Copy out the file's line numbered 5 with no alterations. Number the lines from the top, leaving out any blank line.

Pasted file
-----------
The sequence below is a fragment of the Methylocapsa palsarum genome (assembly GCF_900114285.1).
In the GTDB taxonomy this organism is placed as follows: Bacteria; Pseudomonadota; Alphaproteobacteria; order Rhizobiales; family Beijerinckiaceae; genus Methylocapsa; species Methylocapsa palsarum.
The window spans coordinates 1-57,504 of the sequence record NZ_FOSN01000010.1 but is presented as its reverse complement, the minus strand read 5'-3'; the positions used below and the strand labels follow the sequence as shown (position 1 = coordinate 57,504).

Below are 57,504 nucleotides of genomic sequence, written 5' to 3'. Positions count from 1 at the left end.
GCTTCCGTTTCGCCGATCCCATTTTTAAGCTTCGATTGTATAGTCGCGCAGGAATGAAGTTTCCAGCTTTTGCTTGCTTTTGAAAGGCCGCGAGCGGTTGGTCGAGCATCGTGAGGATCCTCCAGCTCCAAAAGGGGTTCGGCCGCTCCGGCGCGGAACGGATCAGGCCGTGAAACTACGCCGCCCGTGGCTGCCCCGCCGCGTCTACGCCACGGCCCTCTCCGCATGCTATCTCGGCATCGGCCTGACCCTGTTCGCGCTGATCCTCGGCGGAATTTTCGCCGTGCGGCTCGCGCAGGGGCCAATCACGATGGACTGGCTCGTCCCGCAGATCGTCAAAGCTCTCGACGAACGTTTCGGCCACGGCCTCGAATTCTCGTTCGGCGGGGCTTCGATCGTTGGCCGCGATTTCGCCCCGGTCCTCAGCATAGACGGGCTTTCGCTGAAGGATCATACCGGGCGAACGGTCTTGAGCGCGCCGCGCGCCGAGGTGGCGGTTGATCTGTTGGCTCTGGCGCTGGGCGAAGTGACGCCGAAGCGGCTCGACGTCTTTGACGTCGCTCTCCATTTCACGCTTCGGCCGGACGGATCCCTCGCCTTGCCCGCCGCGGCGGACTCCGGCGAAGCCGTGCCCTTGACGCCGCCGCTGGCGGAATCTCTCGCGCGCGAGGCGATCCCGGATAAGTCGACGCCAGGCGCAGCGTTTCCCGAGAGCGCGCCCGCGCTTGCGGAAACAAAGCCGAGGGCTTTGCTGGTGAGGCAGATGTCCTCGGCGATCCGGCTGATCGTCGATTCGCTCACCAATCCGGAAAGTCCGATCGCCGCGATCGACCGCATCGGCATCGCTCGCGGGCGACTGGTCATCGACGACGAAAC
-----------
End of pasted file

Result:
GCTTCCGTTTCGCCGATCCCATTTTTAAGCTTCGATTGTATAGTCGCGCAGGAATGAAGTTTCCAGCTTTTGCTTGCTTTTGAAAGGCCGCGAGCGGTTGGTCGAGCATCGTGAGGATCCTCCAGCTCCAAAAGGGGTTCGGCCGCTCCGGCGCGGAACGGATCAGGCCGTGAAACTACGCCGCCCGTGGCTGCCCCGCCGCGTCTACGCCACGGCCCTCTCCGCATGCTATCTCGGCATCGGCCTGACCCTGTTCGCGCTGATCCTCGGCGGAATTTTCGCCGTGCGGCTCGCGCAGGGGCCAATCACGATGGACTGGCTCGTCCCGCAGATCGTCAAAGCTCTCGACGAACGTTTCGGCCACGGCCTCGAATTCTCGTTCGGCGGGGCTTCGATCGTTGGCCGCGATTTCGCCCCGGTCCTCAGCATAGACGGGCTTTCGCTGAAGGATCATACCGGGCGAACGGTCTTGAGCGCGCCGCGCGCCGAGGTGGCGGTTGATCTGTTGGCTCTGGCGCTGGGCGAAGTGACGCCGAAGCGGCTCGACGTCTTTGACGTCGCTCTCCATTTCACGCTTCGGCCGGACGGATCCCTCGCCTTGCCCGCCGCGGCGGACTCCGGCGAAGCCGTGCCCTTGACGCCGCCGCTGGCGGAATCTCTCGCGCGCGAGGCGATCCCGGATAAGTCGACGCCAGGCGCAGCGTTTCCCGAGAGCGCGCCCGCGCTTGCGGAAACAAAGCCGAGGGCTTTGCTGGTGAGGCAGATGTCCTCGGCGATCCGGCTGATCGTCGATTCGCTCACCAATCCGGAAAGTCCGATCGCCGCGATCGACCGCATCGGCATCGCTCGCGGGCGACTGGTCATCGACGACGAAAC